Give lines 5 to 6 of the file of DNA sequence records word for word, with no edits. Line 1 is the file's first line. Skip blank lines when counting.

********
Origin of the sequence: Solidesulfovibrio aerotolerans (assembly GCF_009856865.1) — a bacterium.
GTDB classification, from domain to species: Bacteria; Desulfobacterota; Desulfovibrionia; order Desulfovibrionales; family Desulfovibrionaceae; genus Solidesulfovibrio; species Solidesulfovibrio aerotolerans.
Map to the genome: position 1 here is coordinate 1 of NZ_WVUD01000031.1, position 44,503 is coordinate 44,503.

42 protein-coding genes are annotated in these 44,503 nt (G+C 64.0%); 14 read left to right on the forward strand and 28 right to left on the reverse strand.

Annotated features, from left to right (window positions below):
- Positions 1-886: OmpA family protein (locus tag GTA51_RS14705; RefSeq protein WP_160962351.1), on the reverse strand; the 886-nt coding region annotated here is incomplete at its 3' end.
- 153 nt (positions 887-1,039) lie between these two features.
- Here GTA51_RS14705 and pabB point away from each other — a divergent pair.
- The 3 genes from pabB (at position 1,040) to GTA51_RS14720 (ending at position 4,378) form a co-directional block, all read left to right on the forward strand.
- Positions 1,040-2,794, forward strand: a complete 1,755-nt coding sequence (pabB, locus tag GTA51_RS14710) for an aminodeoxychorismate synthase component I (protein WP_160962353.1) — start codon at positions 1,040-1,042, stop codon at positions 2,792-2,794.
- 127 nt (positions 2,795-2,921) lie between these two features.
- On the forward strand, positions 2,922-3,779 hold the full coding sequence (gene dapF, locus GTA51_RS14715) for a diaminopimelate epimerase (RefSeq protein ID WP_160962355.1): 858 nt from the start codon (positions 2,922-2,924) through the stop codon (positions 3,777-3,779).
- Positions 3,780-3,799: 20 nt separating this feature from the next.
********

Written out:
Annotated features, from left to right (window positions below):
- Positions 1-886: OmpA family protein (locus tag GTA51_RS14705; RefSeq protein WP_160962351.1), on the reverse strand; the 886-nt coding region annotated here is incomplete at its 3' end.